SSD vs HDD

Image courtesy of Colocation America

Image courtesy of Colocation America

Why is your computer slow?

Most of the time, it's because of your hard drive. This is what holds all your files and photos and music. It's not slow because you have a lot of stuff or your desktop is really full, it's slow because of the technology used to make it. Traditionally, hard drives are made of spinning, magnetized disks with a head that "seeks" over the disk to find the files your'e looking for. This technology was invented in 1956!

Unsurprisingly, these hard drives are not very reliable. When you spin something 5,400 times per minute, you're bound to have bumps and nicks on the plates and the speed with which the drive rotates reduces over time making your hard drive slower every single day you own it right from the very beginning.

Fortunately, a new type of hard drive was invented, a Solid State Drive. These "SSD"s have no moving parts and are what is used in flash drives and iPhones. It's hard to describe how much faster these drives are than the old rotating drives. They can completely transform your busted old computer into a brand new one and don't slow down over time. Until somewhat recently, the price of these was outrageous but now they are competitive enough with regular rotating drives that almost all Apple computers come with them as the default.

And: JTec can perform this upgrade for you. It is fairly simple and can cost as little as $200. An older computer can eek out about 2-3 more years of life with this small upgrade and you'll feel like you got a brand new Mac. If you're interested in exploring your options, call JTec at (949) 466-8442 or email us at joshua@jtec.io.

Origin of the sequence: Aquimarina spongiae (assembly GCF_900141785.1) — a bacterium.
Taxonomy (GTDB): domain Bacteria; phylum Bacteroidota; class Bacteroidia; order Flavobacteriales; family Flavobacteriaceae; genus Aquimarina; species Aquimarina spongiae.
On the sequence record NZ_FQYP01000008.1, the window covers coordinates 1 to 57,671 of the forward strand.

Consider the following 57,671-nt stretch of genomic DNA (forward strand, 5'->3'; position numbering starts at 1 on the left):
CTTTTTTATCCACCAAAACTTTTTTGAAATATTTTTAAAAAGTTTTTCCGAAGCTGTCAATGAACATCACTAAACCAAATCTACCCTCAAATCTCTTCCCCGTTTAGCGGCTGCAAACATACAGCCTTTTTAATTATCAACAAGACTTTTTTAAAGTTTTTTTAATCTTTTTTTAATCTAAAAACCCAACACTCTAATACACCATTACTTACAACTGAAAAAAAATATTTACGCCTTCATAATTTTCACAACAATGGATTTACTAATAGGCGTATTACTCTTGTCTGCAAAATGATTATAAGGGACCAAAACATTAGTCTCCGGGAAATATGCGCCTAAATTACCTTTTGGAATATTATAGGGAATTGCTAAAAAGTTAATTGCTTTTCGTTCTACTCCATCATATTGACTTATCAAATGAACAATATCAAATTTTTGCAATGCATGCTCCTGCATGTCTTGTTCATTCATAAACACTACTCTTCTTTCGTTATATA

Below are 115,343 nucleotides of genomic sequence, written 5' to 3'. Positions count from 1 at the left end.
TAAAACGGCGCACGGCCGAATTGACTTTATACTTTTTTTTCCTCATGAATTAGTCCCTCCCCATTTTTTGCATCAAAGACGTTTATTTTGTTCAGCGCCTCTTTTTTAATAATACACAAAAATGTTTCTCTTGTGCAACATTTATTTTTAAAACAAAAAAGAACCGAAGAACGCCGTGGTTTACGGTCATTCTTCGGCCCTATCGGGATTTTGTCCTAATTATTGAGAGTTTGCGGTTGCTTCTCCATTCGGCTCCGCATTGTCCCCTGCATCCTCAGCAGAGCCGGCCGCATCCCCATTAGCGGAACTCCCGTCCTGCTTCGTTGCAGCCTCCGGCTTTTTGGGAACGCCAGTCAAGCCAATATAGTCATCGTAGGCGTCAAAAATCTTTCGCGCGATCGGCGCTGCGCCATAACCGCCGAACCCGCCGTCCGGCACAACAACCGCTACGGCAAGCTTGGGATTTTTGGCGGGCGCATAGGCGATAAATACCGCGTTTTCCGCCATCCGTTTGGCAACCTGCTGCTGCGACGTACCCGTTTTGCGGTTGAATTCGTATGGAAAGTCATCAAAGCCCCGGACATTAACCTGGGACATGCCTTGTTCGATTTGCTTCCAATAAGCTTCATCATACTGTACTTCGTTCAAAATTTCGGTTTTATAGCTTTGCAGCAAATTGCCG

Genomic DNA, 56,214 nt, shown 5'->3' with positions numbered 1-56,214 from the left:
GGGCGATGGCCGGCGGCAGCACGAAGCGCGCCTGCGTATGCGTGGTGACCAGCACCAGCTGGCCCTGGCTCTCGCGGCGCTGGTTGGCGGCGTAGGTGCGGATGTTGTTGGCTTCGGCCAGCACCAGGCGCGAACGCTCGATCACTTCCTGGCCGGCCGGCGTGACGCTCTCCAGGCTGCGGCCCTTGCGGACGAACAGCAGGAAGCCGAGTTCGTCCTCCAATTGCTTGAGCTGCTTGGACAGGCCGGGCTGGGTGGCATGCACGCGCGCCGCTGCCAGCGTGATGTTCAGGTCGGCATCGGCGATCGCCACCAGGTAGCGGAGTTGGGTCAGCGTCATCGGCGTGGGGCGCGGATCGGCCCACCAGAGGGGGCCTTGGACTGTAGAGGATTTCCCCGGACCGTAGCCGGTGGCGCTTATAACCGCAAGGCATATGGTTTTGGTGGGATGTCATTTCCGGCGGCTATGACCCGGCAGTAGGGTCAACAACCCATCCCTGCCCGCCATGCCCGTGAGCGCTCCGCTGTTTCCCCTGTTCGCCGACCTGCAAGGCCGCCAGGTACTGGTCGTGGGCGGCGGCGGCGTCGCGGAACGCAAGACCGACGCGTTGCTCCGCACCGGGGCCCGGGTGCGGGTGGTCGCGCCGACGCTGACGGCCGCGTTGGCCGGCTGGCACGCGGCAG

Joshua Wallace

JTec, Santa Cruz, CA

    Ever since my mother won a computer at a company raffle when I was 6, I’ve been hooked. Nothing excites me more than new technology and I’m always the first to dissect and figure it out. From building my own PCs from parts at the LA Computer Fair in Pomona to my first PowerBook when I was 15, I’ve always loved computers. 

     My first job tutoring was for community service during high school. I first assisted and then became a teacher at a beginners computer course for the elderly and those with English as a second language. There I taught the basics of computing (using a mouse, file systems, etc.) and went on to teach Excel, Word, and PowerPoint. I’ve managed a law firm’s computer network and integrated Macs into a predominantly PC environment. I’ve also held weekly classes for a retirement community focusing on doing more with their Macs. They learned things such as how to import and edit photos with iPhoto from a digital camera, how to set up Email, and much more. It was extremely fulfilling and I loved passing on my knowledge. 

     Now I work on-call and travel to client’s homes or businesses to “fix” their computers while teaching them how to fix it themselves in the future. I also will routinely take computers home to repair hardware issues such as broken screens or trackpads. I genuinely want you to learn how to make the most out of your technology and I always aim to make you self-sufficient.